January 16, 2017

Throw Another Shrimp on the Barbie!

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Shrimp
may be small in size but make no mistake; they are big in nutrient density!

An extremely versatile food, shrimp is widely available year round, fresh or frozen, which makes it a cook book favorite and arguably the most popular seafood in the United States.  It is also one form of fighting Alzheimer’s disease with omega-3s.

If you’re looking for a low-fat, low-calorie, high-protein food, look no further. According to Nutritiondata.com, a 3oz serving of shrimp supplies 18g of protein and only 85 calories, which makes it an excellent food for people trying to manage their weight. Shrimp is also a great source of vitamin D, vitamin B12 and selenium, a nutrient that plays an important part of antioxidant enzymes that protect cells against the effects of free radicals.

We’ve all heard that we need to increase the amount of heart-healthy omega-3 fatty acids in our diet, and shrimp and seafood are a great source. The body cannot produce omega-3 by itself and so it’s vital that we get enough from our diet. Omega-3 helps keep the brain healthy and may prevent coronary heart disease by helping to keep the cardiovascular system healthy. In fact, the Harvard School of Public Health recommends eating fish once or twice a week to reduce the risk of stroke, depression, Alzheimer’s disease, and other chronic conditions.

Despite these amazing health benefits, shrimp has a reputation for being a high cholesterol food. But a 1996 study done at Rockefeller University Hospital put concerns to rest showing that the cholesterol content of shrimp was no longer a worry. A shrimp diet actually raises levels of HDL, or “good” cholesterol, and decreases levels of LDL, or “bad” cholesterol.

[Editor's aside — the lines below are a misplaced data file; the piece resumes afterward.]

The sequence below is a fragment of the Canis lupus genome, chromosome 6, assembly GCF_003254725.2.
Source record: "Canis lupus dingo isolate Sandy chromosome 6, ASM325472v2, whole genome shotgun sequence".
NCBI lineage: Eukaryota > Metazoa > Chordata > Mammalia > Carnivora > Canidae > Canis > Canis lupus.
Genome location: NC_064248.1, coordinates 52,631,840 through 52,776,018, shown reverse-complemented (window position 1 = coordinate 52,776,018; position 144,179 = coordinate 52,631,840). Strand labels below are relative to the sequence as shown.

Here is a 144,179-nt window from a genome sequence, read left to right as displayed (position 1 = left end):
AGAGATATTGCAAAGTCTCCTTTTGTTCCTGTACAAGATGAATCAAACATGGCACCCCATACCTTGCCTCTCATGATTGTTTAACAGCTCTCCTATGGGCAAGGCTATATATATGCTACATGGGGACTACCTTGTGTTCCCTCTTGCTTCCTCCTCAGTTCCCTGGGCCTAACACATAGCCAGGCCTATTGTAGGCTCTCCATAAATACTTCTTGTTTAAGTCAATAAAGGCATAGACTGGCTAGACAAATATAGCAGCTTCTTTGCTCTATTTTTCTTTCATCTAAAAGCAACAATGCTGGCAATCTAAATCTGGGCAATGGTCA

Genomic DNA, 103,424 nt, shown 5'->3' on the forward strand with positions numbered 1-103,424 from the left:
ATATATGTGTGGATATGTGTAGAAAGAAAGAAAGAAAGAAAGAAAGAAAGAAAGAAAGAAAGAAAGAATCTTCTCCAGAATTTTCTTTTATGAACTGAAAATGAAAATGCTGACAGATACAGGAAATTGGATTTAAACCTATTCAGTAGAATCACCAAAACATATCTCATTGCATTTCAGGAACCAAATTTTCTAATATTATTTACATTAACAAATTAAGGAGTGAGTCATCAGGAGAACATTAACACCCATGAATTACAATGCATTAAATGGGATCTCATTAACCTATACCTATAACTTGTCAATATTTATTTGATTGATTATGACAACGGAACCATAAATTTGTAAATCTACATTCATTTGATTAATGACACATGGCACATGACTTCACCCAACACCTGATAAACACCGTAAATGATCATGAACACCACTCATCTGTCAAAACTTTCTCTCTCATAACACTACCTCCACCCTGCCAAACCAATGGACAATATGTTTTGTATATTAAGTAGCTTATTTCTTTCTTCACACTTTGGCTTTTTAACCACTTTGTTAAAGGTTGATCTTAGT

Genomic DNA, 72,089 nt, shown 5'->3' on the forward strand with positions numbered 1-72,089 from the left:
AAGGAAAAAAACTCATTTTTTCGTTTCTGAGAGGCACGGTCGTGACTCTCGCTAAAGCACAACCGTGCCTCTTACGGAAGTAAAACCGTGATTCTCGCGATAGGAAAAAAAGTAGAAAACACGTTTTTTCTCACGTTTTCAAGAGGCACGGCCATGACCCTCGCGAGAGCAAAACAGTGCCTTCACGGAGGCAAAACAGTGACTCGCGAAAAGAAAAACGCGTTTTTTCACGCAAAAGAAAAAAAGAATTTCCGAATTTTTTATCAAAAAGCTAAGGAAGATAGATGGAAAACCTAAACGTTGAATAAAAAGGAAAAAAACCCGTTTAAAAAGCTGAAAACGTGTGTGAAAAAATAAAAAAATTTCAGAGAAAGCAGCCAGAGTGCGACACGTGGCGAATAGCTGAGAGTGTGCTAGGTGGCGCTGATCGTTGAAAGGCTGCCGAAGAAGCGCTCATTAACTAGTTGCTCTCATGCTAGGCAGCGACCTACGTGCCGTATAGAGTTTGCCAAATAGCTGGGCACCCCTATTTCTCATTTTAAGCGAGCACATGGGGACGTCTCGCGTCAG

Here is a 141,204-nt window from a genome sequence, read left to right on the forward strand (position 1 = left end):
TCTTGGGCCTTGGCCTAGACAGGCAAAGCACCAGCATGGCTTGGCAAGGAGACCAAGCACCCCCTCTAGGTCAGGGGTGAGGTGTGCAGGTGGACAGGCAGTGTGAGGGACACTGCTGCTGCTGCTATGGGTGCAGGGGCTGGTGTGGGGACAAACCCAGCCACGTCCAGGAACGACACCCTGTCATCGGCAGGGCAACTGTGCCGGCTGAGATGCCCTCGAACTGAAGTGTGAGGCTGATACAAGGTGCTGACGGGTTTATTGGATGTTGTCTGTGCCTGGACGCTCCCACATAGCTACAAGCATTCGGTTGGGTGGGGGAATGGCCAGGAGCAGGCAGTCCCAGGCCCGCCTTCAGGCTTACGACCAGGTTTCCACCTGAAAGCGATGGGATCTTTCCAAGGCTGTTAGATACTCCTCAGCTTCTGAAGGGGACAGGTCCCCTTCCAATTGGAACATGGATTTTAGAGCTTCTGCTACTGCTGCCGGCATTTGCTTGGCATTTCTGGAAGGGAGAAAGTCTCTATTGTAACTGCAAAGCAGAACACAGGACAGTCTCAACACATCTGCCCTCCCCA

Similarly, if you are worried about mercury levels, don’t be. The FDA describes shrimp as being characteristically low in mercury, making it a far healthier choice to species such as shark, swordfish, king mackerel, or tilefish that are notoriously higher in mercury, so eat up!

Fire Grilled Shrimp Skewers

  • 1/4 cup of extra virgin olive oil
  • 2 tsp of paprika
  • 2 garlic cloves crushed
  • 1-2 tsp of Tabasco
  • 1 tbsp of lime juice
  • Sea Salt and Black Pepper to taste
  • 2 lbs of large raw shrimp peeled

Combine oil, garlic, spices, tabasco, and lime juice in a bowl. Coat shrimp in mixture and allow to marinate for 2-3 hours before grilling. Thread shrimp on to skewers and grill 2 minutes each side or until pink.

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Roger Asmus entered a fitness competition and won the Mr. Teenage Colorado in 1991. He was later named Mr. Mile High in 1996 and achieved his dream when he was proudly awarded the title of Mr. Natural Colorado in 1998. Roger has been highly sought after as a model and authority in the fitness world, appearing in national news and magazines sources. Roger is currently one of the top personal trainers in the country and is president of Core Health Innovations™.

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